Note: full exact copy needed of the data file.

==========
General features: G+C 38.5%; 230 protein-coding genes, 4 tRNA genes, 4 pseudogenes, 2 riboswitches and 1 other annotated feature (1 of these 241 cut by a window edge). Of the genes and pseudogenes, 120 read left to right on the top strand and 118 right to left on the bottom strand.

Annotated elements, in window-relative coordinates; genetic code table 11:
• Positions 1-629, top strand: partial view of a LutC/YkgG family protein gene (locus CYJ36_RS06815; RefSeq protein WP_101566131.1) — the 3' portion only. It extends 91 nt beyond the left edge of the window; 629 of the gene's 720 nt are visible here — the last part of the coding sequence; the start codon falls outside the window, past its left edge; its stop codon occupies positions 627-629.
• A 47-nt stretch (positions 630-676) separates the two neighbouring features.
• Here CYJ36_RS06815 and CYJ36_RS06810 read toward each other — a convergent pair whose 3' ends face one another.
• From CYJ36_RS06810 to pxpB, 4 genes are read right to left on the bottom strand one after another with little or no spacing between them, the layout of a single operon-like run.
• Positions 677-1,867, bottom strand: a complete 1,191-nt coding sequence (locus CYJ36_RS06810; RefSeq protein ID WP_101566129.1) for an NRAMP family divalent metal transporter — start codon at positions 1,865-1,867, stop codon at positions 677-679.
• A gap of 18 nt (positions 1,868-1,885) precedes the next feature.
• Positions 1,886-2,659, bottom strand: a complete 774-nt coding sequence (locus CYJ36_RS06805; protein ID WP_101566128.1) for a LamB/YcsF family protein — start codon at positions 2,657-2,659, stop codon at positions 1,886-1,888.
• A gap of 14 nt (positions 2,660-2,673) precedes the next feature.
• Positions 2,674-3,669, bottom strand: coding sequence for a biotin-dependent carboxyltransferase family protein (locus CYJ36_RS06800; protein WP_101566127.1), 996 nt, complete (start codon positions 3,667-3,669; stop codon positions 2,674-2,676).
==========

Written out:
General features: G+C 38.5%; 230 protein-coding genes, 4 tRNA genes, 4 pseudogenes, 2 riboswitches and 1 other annotated feature (1 of these 241 cut by a window edge). Of the genes and pseudogenes, 120 read left to right on the top strand and 118 right to left on the bottom strand.

Annotated elements, in window-relative coordinates; genetic code table 11:
• Positions 1-629, top strand: partial view of a LutC/YkgG family protein gene (locus CYJ36_RS06815; RefSeq protein WP_101566131.1) — the 3' portion only. It extends 91 nt beyond the left edge of the window; 629 of the gene's 720 nt are visible here — the last part of the coding sequence; the start codon falls outside the window, past its left edge; its stop codon occupies positions 627-629.
• A 47-nt stretch (positions 630-676) separates the two neighbouring features.
• Here CYJ36_RS06815 and CYJ36_RS06810 read toward each other — a convergent pair whose 3' ends face one another.
• From CYJ36_RS06810 to pxpB, 4 genes are read right to left on the bottom strand one after another with little or no spacing between them, the layout of a single operon-like run.
• Positions 677-1,867, bottom strand: a complete 1,191-nt coding sequence (locus CYJ36_RS06810; RefSeq protein ID WP_101566129.1) for an NRAMP family divalent metal transporter — start codon at positions 1,865-1,867, stop codon at positions 677-679.
• A gap of 18 nt (positions 1,868-1,885) precedes the next feature.
• Positions 1,886-2,659, bottom strand: a complete 774-nt coding sequence (locus CYJ36_RS06805; protein ID WP_101566128.1) for a LamB/YcsF family protein — start codon at positions 2,657-2,659, stop codon at positions 1,886-1,888.
• A gap of 14 nt (positions 2,660-2,673) precedes the next feature.
• Positions 2,674-3,669, bottom strand: coding sequence for a biotin-dependent carboxyltransferase family protein (locus CYJ36_RS06800; protein WP_101566127.1), 996 nt, complete (start codon positions 3,667-3,669; stop codon positions 2,674-2,676).